The question is about how a network monitoring tool works and how to interpret the results it shows. Is this not is scope?
If you were correct, then it would be in scope. However iftop provides host level information about a network interface. This makes it a host monitoring tool much more so than a network monitoring tool. Stated another way, iftop doesn't tell a user about the network, but rather about the status of the host.
Just because something "touches" networking in some way doesn't actually make it a network question, although many people associate things this way. This is not an uncommon occurrence; I can provide plenty of examples along the same lines on sites such as Super User or Server Fault that have the "network" tag applied that are not actually network questions.
A few months ago, someone commented to "mark the question as answered, or answer the question myself." But the question has gone unanswered, so I did neither.
Perfectly acceptable response from you. You even provided a comment responding along the same lines. When this question was again resurfaced because it had no answer, it looks like this prompted the moderator who provided the comment to delete both (i.e. your response meant his comment was no longer helpful and your response would be obsoleted by the deletion of the original comment).
I have a feeling that the only reason this is now "offtopic" is because nobody answered it, and for whatever reason the moderators don't like to have unanswered questions that fester about.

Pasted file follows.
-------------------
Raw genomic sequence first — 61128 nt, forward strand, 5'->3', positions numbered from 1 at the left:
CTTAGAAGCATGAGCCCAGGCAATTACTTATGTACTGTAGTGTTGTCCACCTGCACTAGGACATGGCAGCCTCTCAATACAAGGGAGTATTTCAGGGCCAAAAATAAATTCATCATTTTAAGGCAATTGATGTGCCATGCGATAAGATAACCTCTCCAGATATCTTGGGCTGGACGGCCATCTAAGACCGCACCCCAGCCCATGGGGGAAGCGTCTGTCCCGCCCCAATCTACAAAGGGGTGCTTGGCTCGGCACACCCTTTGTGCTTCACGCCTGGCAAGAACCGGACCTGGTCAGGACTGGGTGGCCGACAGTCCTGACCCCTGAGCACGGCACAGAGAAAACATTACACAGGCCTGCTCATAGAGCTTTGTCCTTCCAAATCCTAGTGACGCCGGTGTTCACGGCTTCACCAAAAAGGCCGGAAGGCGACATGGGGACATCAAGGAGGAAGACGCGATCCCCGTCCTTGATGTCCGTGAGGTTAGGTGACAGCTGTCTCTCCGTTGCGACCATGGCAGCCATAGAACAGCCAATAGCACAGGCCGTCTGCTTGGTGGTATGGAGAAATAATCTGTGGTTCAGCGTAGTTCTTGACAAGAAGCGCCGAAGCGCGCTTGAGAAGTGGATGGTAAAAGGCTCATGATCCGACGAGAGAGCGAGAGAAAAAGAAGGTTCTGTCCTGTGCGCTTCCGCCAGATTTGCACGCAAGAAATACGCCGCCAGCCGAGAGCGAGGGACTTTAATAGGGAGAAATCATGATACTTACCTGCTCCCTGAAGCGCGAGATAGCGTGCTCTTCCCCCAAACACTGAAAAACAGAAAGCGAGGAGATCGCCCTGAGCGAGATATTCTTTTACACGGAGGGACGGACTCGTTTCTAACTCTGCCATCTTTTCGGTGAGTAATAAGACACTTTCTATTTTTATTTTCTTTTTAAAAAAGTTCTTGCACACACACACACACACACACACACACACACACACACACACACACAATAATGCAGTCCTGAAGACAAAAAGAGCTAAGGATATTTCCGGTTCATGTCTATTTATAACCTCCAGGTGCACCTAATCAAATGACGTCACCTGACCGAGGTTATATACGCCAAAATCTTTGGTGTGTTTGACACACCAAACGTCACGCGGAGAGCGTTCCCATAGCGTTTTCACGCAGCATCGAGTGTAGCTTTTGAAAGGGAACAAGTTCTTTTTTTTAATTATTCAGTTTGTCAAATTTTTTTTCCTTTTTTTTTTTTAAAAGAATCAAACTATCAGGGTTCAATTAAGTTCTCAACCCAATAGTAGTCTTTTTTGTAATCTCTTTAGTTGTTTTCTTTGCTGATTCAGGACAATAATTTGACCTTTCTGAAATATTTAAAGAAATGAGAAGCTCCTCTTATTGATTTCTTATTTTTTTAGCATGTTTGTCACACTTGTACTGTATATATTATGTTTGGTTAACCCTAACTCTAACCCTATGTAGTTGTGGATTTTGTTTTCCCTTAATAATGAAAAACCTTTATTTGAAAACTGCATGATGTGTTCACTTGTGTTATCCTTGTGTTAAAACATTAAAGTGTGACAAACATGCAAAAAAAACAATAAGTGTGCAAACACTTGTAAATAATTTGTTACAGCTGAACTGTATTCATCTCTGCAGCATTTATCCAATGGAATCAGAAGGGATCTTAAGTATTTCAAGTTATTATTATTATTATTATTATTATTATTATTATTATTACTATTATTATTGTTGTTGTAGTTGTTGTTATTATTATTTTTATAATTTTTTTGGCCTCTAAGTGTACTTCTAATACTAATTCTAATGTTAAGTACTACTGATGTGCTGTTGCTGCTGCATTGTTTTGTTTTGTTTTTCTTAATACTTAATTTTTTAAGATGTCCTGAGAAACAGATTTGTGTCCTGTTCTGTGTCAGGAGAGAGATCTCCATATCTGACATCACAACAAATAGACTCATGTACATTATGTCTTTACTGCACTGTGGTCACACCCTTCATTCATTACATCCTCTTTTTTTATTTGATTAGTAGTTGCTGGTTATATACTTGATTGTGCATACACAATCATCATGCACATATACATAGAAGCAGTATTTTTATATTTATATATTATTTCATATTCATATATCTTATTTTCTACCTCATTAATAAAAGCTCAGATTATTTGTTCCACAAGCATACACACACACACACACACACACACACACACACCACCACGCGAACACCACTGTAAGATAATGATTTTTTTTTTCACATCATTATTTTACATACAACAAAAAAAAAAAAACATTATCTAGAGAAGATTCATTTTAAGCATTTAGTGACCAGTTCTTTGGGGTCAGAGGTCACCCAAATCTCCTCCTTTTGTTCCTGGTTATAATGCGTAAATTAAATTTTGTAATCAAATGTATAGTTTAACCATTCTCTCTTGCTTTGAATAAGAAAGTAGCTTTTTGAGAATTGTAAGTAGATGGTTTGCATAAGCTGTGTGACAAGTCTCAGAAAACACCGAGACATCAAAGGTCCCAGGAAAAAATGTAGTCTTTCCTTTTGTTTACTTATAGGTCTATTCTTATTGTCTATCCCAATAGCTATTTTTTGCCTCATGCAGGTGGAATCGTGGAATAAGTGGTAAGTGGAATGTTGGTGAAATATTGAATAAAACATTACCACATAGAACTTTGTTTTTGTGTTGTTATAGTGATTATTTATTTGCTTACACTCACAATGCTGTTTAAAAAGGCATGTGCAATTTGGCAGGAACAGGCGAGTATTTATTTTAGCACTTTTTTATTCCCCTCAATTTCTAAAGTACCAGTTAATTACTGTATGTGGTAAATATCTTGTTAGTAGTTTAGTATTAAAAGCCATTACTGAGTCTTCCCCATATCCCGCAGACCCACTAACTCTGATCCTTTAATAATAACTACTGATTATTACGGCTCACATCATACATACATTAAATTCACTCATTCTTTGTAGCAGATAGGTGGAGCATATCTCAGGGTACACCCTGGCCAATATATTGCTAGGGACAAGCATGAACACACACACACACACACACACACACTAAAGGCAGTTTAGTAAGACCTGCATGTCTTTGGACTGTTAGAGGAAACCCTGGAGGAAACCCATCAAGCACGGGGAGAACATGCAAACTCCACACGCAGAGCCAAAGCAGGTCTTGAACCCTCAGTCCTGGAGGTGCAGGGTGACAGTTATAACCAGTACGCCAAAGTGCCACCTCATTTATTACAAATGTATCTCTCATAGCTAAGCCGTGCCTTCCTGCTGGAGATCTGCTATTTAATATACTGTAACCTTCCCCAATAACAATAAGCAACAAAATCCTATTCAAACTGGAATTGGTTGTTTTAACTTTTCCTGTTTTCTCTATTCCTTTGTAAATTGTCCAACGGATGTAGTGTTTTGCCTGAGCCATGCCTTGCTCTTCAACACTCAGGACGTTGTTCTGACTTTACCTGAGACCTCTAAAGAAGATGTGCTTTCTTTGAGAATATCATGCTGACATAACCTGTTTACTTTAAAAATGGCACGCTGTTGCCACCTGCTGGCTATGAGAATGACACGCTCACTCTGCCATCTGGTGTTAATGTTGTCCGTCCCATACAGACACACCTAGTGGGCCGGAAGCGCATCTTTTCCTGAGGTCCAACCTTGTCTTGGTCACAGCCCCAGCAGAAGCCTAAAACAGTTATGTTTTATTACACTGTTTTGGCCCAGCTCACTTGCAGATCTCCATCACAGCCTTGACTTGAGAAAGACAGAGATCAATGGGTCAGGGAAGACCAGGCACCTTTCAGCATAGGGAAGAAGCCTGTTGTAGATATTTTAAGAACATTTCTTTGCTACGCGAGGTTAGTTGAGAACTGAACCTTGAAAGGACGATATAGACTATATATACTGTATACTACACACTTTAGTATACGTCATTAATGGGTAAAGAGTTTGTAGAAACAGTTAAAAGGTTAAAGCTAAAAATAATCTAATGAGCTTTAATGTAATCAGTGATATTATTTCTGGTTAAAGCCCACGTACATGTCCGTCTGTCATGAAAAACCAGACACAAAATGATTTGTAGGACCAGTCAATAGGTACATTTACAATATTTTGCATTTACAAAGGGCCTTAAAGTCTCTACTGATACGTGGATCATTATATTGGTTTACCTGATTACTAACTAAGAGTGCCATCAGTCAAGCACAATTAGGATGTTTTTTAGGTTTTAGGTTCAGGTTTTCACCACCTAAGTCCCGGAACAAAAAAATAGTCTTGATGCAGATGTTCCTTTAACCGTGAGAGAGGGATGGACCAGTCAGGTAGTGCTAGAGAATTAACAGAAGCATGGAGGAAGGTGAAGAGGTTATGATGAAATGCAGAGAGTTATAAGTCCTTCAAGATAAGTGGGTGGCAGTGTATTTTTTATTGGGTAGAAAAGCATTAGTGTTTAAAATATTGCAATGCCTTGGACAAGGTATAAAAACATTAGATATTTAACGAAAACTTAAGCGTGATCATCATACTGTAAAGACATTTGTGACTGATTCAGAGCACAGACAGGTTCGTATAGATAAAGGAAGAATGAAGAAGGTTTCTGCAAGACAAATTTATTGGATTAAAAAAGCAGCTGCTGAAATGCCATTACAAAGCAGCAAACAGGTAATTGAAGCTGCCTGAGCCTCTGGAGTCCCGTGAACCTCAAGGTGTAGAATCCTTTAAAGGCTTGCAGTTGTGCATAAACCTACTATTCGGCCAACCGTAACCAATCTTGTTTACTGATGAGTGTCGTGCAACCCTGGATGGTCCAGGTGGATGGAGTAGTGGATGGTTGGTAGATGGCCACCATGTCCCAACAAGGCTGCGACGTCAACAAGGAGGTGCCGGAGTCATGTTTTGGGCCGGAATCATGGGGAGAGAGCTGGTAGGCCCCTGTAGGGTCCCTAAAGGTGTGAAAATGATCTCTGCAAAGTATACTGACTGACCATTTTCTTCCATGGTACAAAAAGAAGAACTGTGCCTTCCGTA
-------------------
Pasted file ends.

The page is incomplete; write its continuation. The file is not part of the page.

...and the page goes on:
We have plenty of unanswered questions on the site. We don't mark a question as off topic simply because it has been around for awhile and doesn't have an answer.
Questions without answers are "refreshed" by an automated process periodically to try to find a better answer. This often prompts people to look at the question again and sometimes respond in any number of ways (new answer, comments/questions for the OP, edits to question/answers, etc).
In this case, it is far more likely that someone looked at the question with fresh eyes and realized it was actually off topic and should be handled as such. Perhaps they were unfamiliar with iftop specifically and thought it might be on topic based on the reasoning you provided yourself, but then actually had time and/or the inclination this time around to learn more about it and realized it was off topic. Or originally it simply "slipped through the cracks" of the process in place and is now being handled as it should.